“First of all, it’s breathtaking the amount they’ve been able to get done in a short amount of time,” said Dunwoody City Councilmember Lynn Deutsch in an interview before the meeting. “I’m a big believer in building relationships, so if something bad happens, you’re ready to work together.
AIAAS members say they want to form more tangible goals, which was one reason for the invitation-only forum prior to future public events. The crowd gave many suggestions: lessons in being better role models; similar, localized forums; data-gathering on anti-Semitic incidents and hate crimes; a history tour of sites of local anti-Semitic crimes like the 1958 Temple synagogue bombing and the 1915 lynching of Leo Frank; a parade or march; a festival. There was also a request for more clarity about what organization would actually conduct any such event.
One suggestion supported by many attendees is for Georgia to enact a hate crimes law. Rose noted that Georgia is one of only five states to have no form of hate crimes law. Among those expressing agreement was Sonja Brown, deputy chief of the DeKalb County District Attorney’s Office.
Anti-Semitic school bullying
The discussion also revealed concern about anti-Semitism in local schools.
“We’ve gotten calls for the past year from a number of Fulton County schools [about] different anti-Semitic incidents,” Rose said in an interview during the meeting.
At North Springs Charter High School in Sandy Springs, a swastika was found on a bathroom wall in November, and in February, some students handed out Valentines with such messages as, “My love for you burns like 6 million Jews,” Rose said.
Fulton County Schools spokesperson Susan Hale confirmed both incidents and said the students involved in the Valentines incident were disciplined.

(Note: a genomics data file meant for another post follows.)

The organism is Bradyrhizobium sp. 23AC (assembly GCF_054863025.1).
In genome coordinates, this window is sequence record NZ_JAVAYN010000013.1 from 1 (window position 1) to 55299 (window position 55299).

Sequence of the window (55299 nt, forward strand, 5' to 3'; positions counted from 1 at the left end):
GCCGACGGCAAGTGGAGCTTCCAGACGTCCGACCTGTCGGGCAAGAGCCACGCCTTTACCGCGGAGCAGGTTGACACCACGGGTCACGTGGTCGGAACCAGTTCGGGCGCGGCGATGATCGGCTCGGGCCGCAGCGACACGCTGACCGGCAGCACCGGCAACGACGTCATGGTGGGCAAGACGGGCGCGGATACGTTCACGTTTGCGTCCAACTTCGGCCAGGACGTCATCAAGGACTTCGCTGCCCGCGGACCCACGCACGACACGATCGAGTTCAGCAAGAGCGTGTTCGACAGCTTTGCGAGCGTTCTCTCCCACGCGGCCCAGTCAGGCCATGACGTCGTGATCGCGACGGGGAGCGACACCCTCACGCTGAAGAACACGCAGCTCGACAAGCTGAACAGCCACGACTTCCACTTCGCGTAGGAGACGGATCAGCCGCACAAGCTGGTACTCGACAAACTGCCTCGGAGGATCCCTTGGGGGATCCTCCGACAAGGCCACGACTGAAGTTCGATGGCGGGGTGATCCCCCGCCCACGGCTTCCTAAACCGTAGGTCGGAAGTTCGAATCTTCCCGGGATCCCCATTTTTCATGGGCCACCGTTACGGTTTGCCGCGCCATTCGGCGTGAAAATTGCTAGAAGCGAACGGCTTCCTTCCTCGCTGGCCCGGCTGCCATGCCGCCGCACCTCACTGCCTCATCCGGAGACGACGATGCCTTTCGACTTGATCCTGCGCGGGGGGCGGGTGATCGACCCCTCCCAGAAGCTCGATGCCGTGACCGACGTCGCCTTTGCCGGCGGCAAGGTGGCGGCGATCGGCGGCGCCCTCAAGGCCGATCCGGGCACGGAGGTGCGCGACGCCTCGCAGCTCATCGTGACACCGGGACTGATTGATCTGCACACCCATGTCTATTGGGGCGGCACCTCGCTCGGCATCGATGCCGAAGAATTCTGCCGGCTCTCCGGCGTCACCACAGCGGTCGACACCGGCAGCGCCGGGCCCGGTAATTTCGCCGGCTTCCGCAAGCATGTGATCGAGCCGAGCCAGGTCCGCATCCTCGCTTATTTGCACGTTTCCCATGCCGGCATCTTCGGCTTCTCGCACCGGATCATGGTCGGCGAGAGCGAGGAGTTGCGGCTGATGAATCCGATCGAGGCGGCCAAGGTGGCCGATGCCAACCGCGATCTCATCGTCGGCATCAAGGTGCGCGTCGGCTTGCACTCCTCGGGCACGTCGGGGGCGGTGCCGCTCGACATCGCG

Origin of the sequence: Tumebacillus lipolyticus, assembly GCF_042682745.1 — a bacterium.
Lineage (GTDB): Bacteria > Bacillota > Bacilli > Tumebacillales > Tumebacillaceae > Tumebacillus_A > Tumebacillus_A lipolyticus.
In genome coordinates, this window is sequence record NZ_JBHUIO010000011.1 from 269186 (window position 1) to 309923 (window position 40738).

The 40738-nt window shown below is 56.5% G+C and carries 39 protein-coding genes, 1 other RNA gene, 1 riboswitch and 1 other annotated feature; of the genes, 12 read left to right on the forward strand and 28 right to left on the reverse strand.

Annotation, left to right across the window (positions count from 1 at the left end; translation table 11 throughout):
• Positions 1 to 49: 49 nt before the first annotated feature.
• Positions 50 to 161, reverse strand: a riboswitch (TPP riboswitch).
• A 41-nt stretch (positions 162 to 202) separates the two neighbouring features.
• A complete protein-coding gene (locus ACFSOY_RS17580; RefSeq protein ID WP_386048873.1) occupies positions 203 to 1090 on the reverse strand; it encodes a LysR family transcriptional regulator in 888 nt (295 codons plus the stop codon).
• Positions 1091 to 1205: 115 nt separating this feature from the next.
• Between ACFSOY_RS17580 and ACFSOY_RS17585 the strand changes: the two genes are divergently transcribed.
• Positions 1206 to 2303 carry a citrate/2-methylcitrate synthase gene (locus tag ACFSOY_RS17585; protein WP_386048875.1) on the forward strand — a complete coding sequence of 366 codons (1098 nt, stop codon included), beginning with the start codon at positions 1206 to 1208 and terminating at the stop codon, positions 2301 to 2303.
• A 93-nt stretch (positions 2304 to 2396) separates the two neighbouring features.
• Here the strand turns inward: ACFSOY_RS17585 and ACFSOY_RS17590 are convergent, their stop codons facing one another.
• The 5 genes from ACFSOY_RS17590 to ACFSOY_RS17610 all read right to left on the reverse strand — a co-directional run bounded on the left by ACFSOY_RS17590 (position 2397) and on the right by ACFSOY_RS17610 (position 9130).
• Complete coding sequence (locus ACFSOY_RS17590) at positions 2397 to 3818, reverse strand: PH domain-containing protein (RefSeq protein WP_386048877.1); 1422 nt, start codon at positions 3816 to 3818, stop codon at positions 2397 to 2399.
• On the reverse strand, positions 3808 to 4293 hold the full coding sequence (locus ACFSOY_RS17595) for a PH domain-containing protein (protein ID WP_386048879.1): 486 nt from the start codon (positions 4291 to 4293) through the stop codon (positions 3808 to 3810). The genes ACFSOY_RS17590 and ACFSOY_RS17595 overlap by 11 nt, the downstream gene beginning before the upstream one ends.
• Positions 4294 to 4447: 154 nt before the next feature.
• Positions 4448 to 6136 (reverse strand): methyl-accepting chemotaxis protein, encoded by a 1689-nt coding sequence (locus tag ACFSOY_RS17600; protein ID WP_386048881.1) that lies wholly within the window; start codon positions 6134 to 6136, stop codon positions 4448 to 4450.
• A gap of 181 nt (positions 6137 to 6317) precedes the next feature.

Rose said North Springs responded well and brought the ADL in to conduct an educational program. She said the incidents appeared to be the product of ignorant bullying rather than part of an organized hate-group campaign. Among the meeting attendees was a North Springs teacher who suggested the state add an anti-hate lesson plan to the curriculum.
Spike Anderson, Temple Emanu-El’s senior rabbi, said in an interview that he has heard of other incidents in “half-a-dozen different schools in the area” with less impressive response.
“Sometimes they’re quite shocking in terms of what kids say to each other,” Anderson said, adding that “kids aren’t saying that in a vacuum. They’re getting it from somewhere.”
“Some of them are superb schools—progressive, superb schools,” the rabbi said, adding that when has asked about the schools’ responses, the answers are often underwhelming or vague. “I haven’t been blown away by the response from any schools.”
Anderson said the response that does impress him is from AIAAS. He was one of several leaders of Jewish organizations in attendance who said they have not heard of any other grassroots movement like it.
“Sometimes it does take hyper-concerned laypeople to make this stuff happen…This is a rallying point,” Anderson said. “This is trailblazing, and I wouldn’t be surprised if others do something similar.”
For more information about AIAAS, see StopAntiSemitismATL.org.